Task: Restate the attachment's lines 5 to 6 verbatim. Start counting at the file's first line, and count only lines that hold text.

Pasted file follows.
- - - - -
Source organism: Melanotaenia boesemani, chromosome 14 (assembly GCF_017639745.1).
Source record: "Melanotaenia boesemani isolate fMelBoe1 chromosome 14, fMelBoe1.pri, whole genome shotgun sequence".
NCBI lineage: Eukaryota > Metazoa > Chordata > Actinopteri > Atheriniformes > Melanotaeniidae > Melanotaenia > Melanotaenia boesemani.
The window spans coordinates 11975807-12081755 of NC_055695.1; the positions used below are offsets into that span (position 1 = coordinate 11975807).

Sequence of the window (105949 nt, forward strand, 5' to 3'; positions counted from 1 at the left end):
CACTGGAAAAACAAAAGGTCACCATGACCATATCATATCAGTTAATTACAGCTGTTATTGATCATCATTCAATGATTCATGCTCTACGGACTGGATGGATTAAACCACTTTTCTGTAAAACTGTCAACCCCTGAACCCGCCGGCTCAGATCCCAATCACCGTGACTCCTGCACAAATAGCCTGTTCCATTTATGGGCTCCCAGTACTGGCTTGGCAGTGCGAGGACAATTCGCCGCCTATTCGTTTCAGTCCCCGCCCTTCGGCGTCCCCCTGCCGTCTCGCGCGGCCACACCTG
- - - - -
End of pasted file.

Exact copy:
Sequence of the window (105949 nt, forward strand, 5' to 3'; positions counted from 1 at the left end):
CACTGGAAAAACAAAAGGTCACCATGACCATATCATATCAGTTAATTACAGCTGTTATTGATCATCATTCAATGATTCATGCTCTACGGACTGGATGGATTAAACCACTTTTCTGTAAAACTGTCAACCCCTGAACCCGCCGGCTCAGATCCCAATCACCGTGACTCCTGCACAAATAGCCTGTTCCATTTATGGGCTCCCAGTACTGGCTTGGCAGTGCGAGGACAATTCGCCGCCTATTCGTTTCAGTCCCCGCCCTTCGGCGTCCCCCTGCCGTCTCGCGCGGCCACACCTG